As for nightclubs, he said: “I am not a disco guy, but if we have the green pass we have to believe in it, because it gives you access to more freedom and therefore we have to get to the point where you can go back to dancing by having the green pass.”

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Covid-19: Are Italian live events at risk of being postponed?

As the infection rate rises sharply across the country, Italian virologists are calling for concerts and festivals to be rescheduled.

Covid-19: Are Italian live events at risk of being postponed?

Italy has seen a large increase in the number of Covid-19 cases in recent days, so much so that a number of virologists across the country are now urging the government to postpone major live events in a bid to curb infections. 

According to a new report by Italy’s independent health watchdog, the Gimbe Foundation, 595,349 new cases were recorded in the week from June 29th to July 5th; a worrying 55 percent increase on the previous week. 

In the same time span, the country also registered a 32.8 percent rise in the number of hospitalised patients, which went from 6,035 to 8,003.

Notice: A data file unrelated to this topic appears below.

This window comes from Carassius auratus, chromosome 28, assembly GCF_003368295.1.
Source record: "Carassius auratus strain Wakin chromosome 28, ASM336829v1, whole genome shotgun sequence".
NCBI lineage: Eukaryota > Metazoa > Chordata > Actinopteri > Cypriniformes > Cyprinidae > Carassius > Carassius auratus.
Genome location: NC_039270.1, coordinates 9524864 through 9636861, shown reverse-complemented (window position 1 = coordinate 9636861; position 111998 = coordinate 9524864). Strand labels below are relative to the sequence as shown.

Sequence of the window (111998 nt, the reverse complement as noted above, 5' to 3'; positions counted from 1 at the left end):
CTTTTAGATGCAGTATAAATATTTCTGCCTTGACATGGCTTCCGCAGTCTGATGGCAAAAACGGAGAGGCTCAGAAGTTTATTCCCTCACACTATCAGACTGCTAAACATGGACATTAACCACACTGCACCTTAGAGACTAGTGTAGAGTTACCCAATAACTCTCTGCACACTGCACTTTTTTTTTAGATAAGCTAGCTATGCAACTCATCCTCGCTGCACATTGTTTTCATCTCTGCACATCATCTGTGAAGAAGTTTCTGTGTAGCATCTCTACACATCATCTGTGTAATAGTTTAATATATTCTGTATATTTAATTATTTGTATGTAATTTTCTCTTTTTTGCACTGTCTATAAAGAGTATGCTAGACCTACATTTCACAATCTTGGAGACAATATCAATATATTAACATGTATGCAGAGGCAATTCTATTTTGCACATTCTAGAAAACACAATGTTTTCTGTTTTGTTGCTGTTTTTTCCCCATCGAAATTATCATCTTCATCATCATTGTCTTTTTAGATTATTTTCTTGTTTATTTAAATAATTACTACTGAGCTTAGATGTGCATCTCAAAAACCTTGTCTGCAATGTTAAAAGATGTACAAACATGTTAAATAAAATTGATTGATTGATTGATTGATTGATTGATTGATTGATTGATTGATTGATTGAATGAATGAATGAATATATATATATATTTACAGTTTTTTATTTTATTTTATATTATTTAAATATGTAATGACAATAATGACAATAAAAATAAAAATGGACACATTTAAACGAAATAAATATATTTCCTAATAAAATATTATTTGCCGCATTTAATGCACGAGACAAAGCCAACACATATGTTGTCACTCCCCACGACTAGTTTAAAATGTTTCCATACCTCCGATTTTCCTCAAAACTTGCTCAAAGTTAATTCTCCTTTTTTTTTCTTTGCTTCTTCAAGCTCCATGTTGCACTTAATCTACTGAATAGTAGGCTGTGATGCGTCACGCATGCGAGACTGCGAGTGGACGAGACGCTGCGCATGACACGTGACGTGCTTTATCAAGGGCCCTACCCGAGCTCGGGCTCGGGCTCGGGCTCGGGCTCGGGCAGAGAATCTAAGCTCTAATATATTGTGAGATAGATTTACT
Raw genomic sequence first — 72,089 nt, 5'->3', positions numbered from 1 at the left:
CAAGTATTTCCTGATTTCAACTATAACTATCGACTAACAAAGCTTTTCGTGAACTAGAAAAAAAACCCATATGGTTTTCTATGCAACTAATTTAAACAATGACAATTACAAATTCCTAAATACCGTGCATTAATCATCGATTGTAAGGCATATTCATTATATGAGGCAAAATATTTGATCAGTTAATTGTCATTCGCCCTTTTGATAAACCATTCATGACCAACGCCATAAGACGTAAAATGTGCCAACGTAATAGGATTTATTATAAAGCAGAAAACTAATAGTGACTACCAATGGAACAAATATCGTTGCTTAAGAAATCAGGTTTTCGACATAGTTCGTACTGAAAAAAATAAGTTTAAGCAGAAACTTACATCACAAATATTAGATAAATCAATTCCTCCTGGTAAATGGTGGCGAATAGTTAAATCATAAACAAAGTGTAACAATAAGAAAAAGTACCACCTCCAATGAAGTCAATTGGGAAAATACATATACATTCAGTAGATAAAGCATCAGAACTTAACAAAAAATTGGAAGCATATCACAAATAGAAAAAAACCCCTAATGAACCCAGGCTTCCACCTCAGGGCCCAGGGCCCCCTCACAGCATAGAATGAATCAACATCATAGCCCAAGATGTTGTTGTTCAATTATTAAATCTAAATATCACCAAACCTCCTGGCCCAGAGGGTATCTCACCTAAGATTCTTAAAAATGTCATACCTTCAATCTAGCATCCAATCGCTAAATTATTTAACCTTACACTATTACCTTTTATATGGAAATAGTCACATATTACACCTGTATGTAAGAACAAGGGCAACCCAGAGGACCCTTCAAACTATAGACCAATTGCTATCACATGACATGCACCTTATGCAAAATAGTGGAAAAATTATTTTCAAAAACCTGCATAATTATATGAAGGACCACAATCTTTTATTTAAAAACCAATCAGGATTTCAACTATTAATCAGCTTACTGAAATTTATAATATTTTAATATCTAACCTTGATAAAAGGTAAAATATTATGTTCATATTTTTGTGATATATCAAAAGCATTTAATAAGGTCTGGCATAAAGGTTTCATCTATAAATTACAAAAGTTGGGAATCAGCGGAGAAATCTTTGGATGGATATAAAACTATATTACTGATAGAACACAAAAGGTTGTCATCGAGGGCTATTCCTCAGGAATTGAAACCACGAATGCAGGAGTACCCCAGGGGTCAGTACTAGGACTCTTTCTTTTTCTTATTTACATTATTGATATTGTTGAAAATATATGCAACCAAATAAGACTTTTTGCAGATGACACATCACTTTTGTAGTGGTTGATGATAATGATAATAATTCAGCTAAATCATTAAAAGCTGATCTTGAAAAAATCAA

The latest Covid wave, which is being driven by the highly contagious Omicron 5 variant, is a “real cause for concern”, especially in terms of a “potential patient overload”, said Nino Cartabellotta, president of the Gimbe Foundation. 

As Italian cities prepare to host a packed calendar of concerts and festivals this summer, health experts are questioning whether such events should actually take place given the high risk of transmission associated with mass gatherings.

READ ALSO: What tourists in Italy need to know if they get Covid-19

“Rescheduling these types of events would be the best thing to do right now,” said Massimo Ciccozzi, Director of Epidemiology at Campus Bio-Medico University of Rome. 

The summer wave is expected to peak in mid-July but, Ciccozzi warns, the upcoming live events might “delay [the peak] until the end of July or even beyond” and extend the infection curve.

Antonello Maruotti, Professor of Statistics at LUMSA University of Rome, recently shared Ciccozzi’s concerns, saying that live events as big as Maneskin’s scheduled Rome concert are “definitely not a good idea”.